Purdue University
Sport and Exercise Psychology
 

Research Emphasis:

Research in the sport and exercise psychology lab is focused on social relationships in physical activity and the role that they play in motivation, emotion, well-being, and adaptation to adversity. Our research is informed by theoretical and empirical work on emotional and motivational processes, coping with stress, posttraumatic growth, and self-perceptions. We take a broad view of physical activity, investigating these phenomena in sport, exercise, physical activity, and health behavior. Depending on the nature of the research question, we employ qualitative and quantitative methods in our research.

For information on our published research, please see the Publications page. See below for a description of some of our current work.

Current Research:

Physical Activity-Based Positive Youth Development for Undeserved Youth

In this program of research, we are examining links between participation in sport and life skills programs for underserved youth and participants' psychological, academic, and behavioral outcomes. We work in collaboration with a local summer physical activity-based positive youth development program for underserved youth. In our previous research, we have found that perceptions of self-worth, physical self-worth, social competence, and physical competence improve over the course of the program. Furthermore, the social relationships participants build with other program participants and staff are associated with physical activity motivation, self-esteem, hope for the future, and social competence. Some of these factors are also linked to retention in the program. We are currently examining (1) how youth interpret and understand the life skills curriculum and the role the program plays in their lives; (2) how global self-worth and hope predict each other over time among participants; (3) how staff behaviors are linked with social relationships and psychosocial outcomes; (4) reasons for discontinuation among youth who leave the program; and (5) academic outcomes among program participants.

Physical Activity Programs for Breast Cancer Survivors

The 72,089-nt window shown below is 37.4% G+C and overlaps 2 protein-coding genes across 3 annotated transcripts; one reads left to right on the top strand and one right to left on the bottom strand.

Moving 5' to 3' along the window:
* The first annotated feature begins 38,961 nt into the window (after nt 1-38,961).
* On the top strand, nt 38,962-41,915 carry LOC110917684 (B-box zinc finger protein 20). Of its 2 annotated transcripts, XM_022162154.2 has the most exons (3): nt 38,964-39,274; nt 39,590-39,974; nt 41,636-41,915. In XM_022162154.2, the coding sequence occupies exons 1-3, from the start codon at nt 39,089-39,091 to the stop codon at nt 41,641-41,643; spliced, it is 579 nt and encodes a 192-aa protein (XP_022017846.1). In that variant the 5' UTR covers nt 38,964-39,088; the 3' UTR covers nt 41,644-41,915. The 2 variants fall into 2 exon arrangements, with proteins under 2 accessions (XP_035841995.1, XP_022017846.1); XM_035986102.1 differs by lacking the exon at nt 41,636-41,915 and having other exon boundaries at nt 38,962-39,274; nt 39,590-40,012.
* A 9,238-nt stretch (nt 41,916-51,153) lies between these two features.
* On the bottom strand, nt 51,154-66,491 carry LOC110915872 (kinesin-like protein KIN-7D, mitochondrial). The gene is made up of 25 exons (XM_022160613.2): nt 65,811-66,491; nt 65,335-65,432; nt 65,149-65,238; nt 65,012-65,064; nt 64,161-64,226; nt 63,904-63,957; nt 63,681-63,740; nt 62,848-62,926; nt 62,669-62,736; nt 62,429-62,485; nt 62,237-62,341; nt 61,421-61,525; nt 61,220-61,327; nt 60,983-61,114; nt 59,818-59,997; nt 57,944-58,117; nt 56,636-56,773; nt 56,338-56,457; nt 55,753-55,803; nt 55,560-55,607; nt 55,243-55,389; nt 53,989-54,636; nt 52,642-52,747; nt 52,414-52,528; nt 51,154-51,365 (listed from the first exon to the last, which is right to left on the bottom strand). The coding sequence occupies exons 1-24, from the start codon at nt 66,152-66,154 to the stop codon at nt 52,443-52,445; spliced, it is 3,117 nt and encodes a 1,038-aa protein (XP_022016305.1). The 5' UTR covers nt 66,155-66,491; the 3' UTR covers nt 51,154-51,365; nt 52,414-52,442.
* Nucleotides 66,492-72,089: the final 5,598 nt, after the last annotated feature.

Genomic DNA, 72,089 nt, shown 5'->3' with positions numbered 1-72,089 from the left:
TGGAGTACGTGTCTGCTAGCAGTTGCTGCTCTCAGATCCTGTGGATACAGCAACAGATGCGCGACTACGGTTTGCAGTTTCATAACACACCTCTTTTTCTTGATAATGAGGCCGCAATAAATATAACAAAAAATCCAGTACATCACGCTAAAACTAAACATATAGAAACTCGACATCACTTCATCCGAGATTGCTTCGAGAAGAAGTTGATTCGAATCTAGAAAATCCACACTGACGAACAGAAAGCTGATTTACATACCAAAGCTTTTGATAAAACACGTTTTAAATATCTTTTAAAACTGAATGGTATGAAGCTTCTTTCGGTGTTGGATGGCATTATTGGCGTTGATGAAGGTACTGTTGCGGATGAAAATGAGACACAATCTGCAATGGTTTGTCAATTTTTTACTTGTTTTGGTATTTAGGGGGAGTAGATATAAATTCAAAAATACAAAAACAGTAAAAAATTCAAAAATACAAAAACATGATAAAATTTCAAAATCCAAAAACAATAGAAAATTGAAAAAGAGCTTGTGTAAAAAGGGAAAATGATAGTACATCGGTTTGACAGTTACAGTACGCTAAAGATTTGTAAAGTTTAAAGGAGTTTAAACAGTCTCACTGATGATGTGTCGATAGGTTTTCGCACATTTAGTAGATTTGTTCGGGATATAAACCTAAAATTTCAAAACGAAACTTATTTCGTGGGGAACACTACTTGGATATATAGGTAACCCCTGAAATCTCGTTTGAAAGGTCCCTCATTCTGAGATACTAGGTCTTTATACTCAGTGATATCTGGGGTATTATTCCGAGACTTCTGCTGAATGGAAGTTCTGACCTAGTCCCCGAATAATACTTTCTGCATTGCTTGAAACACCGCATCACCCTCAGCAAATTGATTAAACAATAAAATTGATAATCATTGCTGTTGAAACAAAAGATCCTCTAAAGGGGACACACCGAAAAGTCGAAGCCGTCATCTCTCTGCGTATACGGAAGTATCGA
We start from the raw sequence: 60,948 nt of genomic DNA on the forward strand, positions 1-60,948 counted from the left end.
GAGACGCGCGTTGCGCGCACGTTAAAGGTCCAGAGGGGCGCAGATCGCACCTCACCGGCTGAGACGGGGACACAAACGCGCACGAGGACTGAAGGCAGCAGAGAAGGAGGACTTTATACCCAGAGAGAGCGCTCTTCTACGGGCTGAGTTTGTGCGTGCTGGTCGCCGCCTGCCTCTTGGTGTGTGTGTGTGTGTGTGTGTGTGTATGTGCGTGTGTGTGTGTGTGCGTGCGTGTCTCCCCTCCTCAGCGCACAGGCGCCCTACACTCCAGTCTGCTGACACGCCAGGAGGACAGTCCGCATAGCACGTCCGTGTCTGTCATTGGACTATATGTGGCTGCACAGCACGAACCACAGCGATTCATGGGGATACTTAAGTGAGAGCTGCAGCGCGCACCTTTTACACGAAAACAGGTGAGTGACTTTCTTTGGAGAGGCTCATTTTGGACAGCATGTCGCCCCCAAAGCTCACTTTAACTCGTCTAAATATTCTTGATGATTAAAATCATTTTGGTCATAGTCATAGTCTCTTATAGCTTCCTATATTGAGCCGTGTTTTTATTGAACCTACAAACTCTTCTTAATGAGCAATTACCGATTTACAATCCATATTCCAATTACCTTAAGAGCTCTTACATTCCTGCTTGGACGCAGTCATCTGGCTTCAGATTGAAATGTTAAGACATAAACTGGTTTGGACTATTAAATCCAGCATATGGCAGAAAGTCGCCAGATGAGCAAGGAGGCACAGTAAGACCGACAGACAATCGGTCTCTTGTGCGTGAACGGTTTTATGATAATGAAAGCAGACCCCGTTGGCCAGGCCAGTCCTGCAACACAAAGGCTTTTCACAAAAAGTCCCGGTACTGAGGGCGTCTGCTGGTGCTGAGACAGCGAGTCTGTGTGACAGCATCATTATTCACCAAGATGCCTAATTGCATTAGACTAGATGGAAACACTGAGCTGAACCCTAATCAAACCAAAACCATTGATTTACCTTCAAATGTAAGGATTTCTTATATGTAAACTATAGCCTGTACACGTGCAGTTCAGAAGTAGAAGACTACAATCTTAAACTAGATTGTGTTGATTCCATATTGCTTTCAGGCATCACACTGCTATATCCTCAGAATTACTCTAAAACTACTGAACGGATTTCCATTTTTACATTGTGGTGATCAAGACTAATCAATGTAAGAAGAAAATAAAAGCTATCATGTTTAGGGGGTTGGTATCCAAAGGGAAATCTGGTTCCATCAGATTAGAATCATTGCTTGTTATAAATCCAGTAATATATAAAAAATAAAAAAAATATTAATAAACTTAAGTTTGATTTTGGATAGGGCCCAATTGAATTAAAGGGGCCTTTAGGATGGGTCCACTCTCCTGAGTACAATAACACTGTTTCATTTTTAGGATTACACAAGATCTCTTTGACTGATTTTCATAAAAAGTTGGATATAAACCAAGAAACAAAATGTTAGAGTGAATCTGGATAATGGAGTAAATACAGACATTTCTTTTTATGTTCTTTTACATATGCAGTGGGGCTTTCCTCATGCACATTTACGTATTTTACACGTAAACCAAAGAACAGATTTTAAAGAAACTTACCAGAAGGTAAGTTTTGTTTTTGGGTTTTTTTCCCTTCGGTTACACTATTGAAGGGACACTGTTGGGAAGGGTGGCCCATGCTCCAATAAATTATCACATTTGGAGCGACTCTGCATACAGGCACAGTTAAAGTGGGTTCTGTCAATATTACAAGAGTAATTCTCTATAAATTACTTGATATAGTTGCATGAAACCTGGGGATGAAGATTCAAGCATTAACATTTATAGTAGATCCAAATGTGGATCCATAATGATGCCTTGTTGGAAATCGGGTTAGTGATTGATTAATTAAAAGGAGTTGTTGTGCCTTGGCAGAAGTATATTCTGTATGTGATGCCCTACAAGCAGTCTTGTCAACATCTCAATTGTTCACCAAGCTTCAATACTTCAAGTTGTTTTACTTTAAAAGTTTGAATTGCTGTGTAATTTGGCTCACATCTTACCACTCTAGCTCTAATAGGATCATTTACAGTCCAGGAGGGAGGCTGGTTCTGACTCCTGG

In this line of research we are examining the role of physical activity and social support in the lives of cancer survivors. In particular, we are interested in the role that they play in positive psychological growth and adaptation following the often traumatic experience of cancer. Many of our studies have focused on group physical activity programs for breast cancer survivors, particularly dragon boating teams (a dragon boat is a 22-person canoe-like boat). Our previous research has documented changes novice participants experience in social support and physical self-perceptions, how experiences in the program are perceived as facilitating posttraumatic growth, and how social relationships and posttraumatic growth develop over the first two years after the formation of a new team. We have also documented stressors and challenges faced by survivors in such programs, and validated measurement instruments to assess body image and posttraumatic growth in this population. Currently, we are examining (1) how breast cancer survivors make the decision to join a group physical activity program such as dragon boating; (2) participants' perceptions of physical activity-based groups and support groups; and (3) psychosocial and fitness changes among cancer survivors in group fitness programs.

Physical Activity Programs for Individuals with Parkinson's Disease

This project examines the role that a group physical activity program plays in the life of individuals with Parkinson's disease. Parkinson's disease has numerous physical and psychological effects on patients, and physical activity may play a role in alleviating or helping patients cope with some of these challenges. In this study, we are recruiting individuals who have experience participating in a boxing-based physical activity program for people with Parkinson's disease. We are exploring participants' perceptions and understanding of the effect that participation has on their psychological and social well-being, and coping with Parkinson's.